VHS Revival travels to a galaxy far, far away…
A long time ago . . . in a galaxy far, far away . . .
For me, and many others, that ‘long time ago’ was a childhood defined by the exploits of Luke Skywalker, Han Solo and their dysfunctional group of androids, wookies, rapscallions and royalty. That single line also exemplifies the ‘Once Upon a Time’ introduction of many a fairy tale, as a young farm boy who dreams of joining the rebellion suddenly finds himself rescuing the princess and defeating the evil wizard. It’s far from original, the same story told to every generation of children, but it’s a wonderful tale that pulls in your inner child and gives him or her exactly what they want – thrills and spills in spades!
One thing that struck me whilst watching it for the first time with my eldest boy was how slow the film is during the earlier scenes. Yes, we’re greeted with the same sight that every ‘Star Wars’ film opens with: a Star Destroyer cutting the screen in two and a very early introduction to the evil Darth Vader, but once the droids escape the pace slows dramatically to concentrate on the character of Luke. To take the fairy tale analogy, he is the little boy who desperately wants to grow up and find adventure and George Lucas rightly gives us time to identify with him. His only companions have flown the nest, he spends his time picking up power converters, and his best friends, or at least the only company he can find, appear to be droids. That is until he meets a true father figure in Obi Wan Kenobi.
Having never known his father, it is easy to see how Luke could have warmed to Obi Wan with his tales of the Jedi and a physical link to the Princess, who he is convinced he is destined to rescue. In the school playground we all fought over who would be Han or Luke, but watching through adult eyes it is Obi Wan who is the beating heart of the film. It is he who is the ticket to Luke leaving Tatooine, who leads them to Han and the Millennium Falcon, who gets them off the Death Star by deactivating the tractor beam, and who ultimately becomes the driving force behind Luke’s success in destroying the Death Star.
That’s your uncle talking – Ben Obi-Wan Kenobi
It’s worth stating that there is a real irony in the fact that, alongside Lucas, Alec Guinness was one of the few who opted for a percentage of the box office rather than a flat fee while insisting that he did no publicity for the film. Being that it was the publicity, merchandising and word of mouth that contributed greatly to the film’s success, you have to admire that kind of foresight…the force was definitely with him!
It is in the space port of Mos Eisley where Episode 4 quite literally takes off, as our motley band of rebels board the Millennium Falcon and catapult headlong into the galaxy to deliver the plans for the Death Star. If Obi Wan is the beating heart of the film, then R2 is the legs! The droid is the most effective MacGuffin in cinema history. Usually a bomb, the contents of a briefcase, a file or a laptop, it is rare to see such a device have a personality, but essentially R2 is the briefcase, becoming part of the bomb in his role as navigator on Luke’s Yavin Interceptor.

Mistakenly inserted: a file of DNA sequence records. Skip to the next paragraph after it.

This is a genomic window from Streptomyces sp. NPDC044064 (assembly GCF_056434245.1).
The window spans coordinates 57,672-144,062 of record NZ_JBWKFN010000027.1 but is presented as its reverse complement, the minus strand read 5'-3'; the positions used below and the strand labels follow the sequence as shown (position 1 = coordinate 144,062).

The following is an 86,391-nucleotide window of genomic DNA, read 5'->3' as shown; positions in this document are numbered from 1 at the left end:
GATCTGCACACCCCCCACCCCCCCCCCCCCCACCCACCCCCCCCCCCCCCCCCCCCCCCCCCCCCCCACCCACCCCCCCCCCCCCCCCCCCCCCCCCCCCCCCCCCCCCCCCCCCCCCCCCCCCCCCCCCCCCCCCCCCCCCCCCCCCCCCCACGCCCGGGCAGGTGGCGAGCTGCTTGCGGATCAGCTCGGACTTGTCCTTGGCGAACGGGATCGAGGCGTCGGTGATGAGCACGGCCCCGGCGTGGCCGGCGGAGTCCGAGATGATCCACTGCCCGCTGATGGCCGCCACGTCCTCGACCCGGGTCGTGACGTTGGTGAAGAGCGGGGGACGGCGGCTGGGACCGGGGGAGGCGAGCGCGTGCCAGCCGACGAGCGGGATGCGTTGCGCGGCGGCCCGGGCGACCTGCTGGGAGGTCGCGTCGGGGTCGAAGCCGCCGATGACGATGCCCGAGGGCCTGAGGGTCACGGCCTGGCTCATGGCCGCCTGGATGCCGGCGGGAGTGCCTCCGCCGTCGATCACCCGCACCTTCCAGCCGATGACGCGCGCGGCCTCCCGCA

Of course, every protagonist needs a great villain, and there are perhaps none greater than Darth Vader. The Empire bears an uncanny resemblance to the Nazis in terms of their dark grey uniforms and military appearance. The Stormtroopers are, essentially, Nazi soldiers – not necessarily evil themselves, but too weak to resist the will of the Empire, here represented by the Dark Side. In the same manner as Hitler, The Emperor has risen to prominence through his manipulation of the system and cult of the personality, and Darth Vader could be seen as being modelled on Heinrich Himmler, commander of the SS, the military organisation that carried out Hitler’s bidding and installed a regime of fear under which Hitler could flourish. In this case, the Death Star is the Final Solution in literal form, a symbol of the holocaust, with the ability to wipe out entire civilisations through destruction, or subdue entire civilisations through the fear of that destruction.
It’s certainly a dark analogy, but it was refreshing to see a villain in a family film who was genuinely ruthless and not a caricature. George Lucas had expressed a desire to obtain the rights to Flash Gordon and created Star Wars after failing in his aim, and so deciding to make his own version. Whereas ‘Ming the Merciless’ is most certainly a villain, when talking about the film adaptation, he is nowhere near as imposing as Vader. We can’t see his face – a horror movie trope of the masked villain, with a lack of features and emotion for maximum impact. He is tall, powerful and can, indeed does, kill a man without even having to touch him. Children love to be scared, so it’s no wonder he has become such an enduring villain.